That also means that some travelers may not feel ready for the mobile-first approach that innovative segments of the industry are implementing.

Charlie Mitchell agrees with that holistic approach. “My advice to travel managers is, don’t look at it as an either/or conversation, but do guide your travelers on the latest strategy,” he said. “It’s really hard to make them choose a lane, but you can be that guiding piece for them, to say, ‘Here’s what the best options are for you, and here’s what can give you the best experience.’”

That proactive and ongoing educational component is crucial to travelers embracing a new digital experience. “I think the success of their adoption and use of that technology is determined, oftentimes, well before we roll out the technology,” said Smith, who over the past six months implemented Deem’s product with several Maupin Travel customers. Deem replaced a previous online booking tool (OBT) they widely used. 

He says the success of new platforms is highly dependent on how much time is spent onboarding users to the technology before rolling it out. For Maupin Travel and Deem, the process included seven interactive webinars for customers, with lots of opportunities for questions and answers.

At the same time, the most foundational component to successful implementation is the product itself. “[Deem] is providing us with some really good tools to go to our customers with, and I think that’s critical,” said Smith. “Just having it be technical and digital and AI-driven isn’t enough. It needs to be elegant,” and to be user friendly no matter the demographic. “Where there’s good technology and companies are willing to dedicate the time and effort, we love that.”

Change management in transformation

Ultimately, said Smith, “We need to have a good product to make people want to be willing to look at change. And, admittedly, change is hard.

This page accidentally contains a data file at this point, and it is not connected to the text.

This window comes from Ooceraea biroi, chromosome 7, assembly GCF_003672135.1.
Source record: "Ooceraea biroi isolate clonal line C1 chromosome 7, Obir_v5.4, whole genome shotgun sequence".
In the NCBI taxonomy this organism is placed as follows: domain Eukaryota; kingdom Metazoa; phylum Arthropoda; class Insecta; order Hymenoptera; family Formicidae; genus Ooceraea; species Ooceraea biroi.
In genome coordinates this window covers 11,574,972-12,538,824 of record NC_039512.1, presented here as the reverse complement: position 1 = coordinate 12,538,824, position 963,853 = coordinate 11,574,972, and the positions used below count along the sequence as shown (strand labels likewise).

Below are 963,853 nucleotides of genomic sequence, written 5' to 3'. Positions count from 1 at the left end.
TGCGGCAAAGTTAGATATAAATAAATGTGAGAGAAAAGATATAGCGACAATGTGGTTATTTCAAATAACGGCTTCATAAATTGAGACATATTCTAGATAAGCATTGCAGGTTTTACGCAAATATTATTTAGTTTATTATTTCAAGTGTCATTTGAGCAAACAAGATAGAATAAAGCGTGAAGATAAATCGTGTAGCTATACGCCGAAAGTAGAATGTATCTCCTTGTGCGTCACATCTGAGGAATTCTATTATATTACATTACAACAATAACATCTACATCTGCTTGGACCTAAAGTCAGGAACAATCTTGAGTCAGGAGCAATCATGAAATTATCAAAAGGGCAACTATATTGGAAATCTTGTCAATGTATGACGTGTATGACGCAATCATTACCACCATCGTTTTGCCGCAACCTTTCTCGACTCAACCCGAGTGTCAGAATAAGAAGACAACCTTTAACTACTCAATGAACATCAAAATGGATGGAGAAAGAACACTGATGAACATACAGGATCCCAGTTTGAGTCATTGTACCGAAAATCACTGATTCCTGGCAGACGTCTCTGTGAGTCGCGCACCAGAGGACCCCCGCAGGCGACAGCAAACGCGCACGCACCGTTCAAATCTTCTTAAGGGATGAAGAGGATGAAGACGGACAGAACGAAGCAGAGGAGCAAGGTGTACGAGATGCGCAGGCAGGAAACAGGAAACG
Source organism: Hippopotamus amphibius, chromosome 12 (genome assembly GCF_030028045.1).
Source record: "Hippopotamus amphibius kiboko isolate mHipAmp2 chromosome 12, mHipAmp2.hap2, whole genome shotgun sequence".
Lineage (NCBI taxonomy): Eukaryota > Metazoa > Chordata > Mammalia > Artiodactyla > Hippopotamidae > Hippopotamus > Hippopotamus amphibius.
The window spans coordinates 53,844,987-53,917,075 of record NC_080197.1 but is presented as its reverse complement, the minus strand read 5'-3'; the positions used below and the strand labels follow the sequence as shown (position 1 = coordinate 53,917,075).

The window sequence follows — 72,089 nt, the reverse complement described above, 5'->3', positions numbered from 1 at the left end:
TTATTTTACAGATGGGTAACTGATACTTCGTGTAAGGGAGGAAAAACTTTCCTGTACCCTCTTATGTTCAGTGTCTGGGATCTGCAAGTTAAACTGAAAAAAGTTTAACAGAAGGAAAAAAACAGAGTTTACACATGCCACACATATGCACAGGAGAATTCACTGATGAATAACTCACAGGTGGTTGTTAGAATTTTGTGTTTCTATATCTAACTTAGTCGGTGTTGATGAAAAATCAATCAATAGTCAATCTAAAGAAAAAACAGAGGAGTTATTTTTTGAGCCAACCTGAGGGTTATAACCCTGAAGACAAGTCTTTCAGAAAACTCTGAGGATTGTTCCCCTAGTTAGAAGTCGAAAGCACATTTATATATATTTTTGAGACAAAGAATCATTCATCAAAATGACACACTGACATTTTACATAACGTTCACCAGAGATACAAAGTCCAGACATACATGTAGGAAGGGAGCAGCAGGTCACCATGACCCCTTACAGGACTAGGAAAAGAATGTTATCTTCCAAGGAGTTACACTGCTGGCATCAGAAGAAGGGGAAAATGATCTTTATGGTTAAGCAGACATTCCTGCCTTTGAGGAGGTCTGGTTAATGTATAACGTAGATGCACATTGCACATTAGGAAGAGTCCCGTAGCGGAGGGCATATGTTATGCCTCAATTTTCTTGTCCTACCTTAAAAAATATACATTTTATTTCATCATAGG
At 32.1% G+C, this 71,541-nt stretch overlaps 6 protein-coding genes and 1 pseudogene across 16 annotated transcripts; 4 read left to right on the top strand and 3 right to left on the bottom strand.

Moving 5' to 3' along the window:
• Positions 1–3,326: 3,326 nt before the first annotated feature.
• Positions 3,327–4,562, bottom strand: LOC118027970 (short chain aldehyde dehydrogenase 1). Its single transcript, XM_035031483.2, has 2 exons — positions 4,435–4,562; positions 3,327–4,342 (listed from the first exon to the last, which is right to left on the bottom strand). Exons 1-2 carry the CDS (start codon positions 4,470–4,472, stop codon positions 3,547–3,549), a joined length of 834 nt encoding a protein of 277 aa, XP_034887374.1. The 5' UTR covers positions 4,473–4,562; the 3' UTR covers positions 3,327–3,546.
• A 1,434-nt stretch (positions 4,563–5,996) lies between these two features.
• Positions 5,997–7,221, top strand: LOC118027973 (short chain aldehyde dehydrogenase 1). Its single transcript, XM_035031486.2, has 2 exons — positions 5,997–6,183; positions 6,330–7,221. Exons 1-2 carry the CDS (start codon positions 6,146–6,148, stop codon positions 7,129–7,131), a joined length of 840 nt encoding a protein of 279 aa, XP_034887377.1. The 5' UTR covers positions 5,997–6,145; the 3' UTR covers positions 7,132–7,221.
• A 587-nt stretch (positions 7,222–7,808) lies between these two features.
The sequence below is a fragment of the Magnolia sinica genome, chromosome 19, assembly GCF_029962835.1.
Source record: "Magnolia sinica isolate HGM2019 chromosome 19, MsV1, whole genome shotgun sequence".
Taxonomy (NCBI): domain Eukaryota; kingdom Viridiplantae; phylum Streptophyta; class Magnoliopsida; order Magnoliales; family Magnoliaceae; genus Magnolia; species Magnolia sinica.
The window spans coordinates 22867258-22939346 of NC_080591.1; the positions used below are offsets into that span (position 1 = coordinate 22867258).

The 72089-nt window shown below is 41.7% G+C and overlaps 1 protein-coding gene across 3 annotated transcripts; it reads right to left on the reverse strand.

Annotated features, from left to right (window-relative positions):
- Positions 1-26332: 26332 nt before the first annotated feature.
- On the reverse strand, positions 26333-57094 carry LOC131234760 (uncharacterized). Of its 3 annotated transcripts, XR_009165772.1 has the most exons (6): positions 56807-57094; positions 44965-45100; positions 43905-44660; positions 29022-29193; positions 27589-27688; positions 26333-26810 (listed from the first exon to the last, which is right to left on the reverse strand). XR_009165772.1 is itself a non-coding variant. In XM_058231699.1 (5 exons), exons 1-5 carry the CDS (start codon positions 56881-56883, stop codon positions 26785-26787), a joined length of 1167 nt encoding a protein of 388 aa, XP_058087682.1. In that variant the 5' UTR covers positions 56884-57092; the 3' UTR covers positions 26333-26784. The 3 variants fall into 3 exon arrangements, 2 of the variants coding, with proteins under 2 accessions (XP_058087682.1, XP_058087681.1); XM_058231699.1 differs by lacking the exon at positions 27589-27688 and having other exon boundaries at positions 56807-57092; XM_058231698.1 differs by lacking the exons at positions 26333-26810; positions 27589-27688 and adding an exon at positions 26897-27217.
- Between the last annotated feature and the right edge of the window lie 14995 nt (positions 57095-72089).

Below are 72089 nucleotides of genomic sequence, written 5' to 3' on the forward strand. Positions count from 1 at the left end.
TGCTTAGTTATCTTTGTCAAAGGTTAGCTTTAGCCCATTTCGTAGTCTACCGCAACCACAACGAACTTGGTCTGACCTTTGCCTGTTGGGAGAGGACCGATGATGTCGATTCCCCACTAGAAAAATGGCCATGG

Parham, Smith, and Mitchell were all panelists at The Power of Digital Transformation, a session during February’s Miles Ahead Virtual Summit, hosted by Deem. The summit brought together the business travel community for insightful discussions on the future of our industry. And although the future (and present) includes digitization, there are some clear roadblocks in implementing such programs. 

Jen Bankard, a director at BTN Group, conducted a flash poll during the event asking the audience if they (or their customers) had what they would consider a digitally transformed program. Only 23% of participants said “yes.” Bankard pointed out that there appears to be a constant push and pull in the industry when it comes to digitization. 

These are efforts that companies want to implement for very good reasons — for compliance, for cost savings, for booking within approved channels and with approved partners, to make travel itself and the expense side easy. But they continually hit roadblocks. 

Another flash poll asked about the barriers to moving forward, and audiences were unequivocal in their responses: 

  • “Change is hard”
  • “Fear of change”
  • “Resistance to change”
  • “Legacy thinking”
  • “Reluctance to change”
  • “Change averse” 

But this moment in 2021 is exactly the right time to try something new, argues Mitchell. “The last year and a half has been super difficult for this industry as a whole. But the silver lining is now is the look at all those archaic systems, all those ‘It’s how it’s always been done’ responses,” he said. “We’ll maybe never have an opportunity like this to revamp the entire industry or your travel program.”

“And if you want to say, ‘Hey, we want to try this online booking tool,’ the good thing is: travel is still low right now. If something breaks, it’s easy to fix and to adjust to what your strategy is going to be. I would really encourage all people to continue to be strategic in this way. Change is hard, change is scary, but you’re not going to know until you try it — and now is a great opportunity.”

Learn more about digital transformation by unlocking the entire Power of Digital Transformation webinar for FREE here.


Tahnee Perry
VP, Marketing

Tahnee Perry is a marketing executive with 15+ years of travel industry experience. She fosters a passion for excellence in execution and builds high-performance teams. Previously, Tahnee drove creative and marketing strategy for B2B information solutions company, Northstar Travel Group, and for travel research authority Phocuswright. She's a frequent industry speaker and guest lecturer at Stanford University.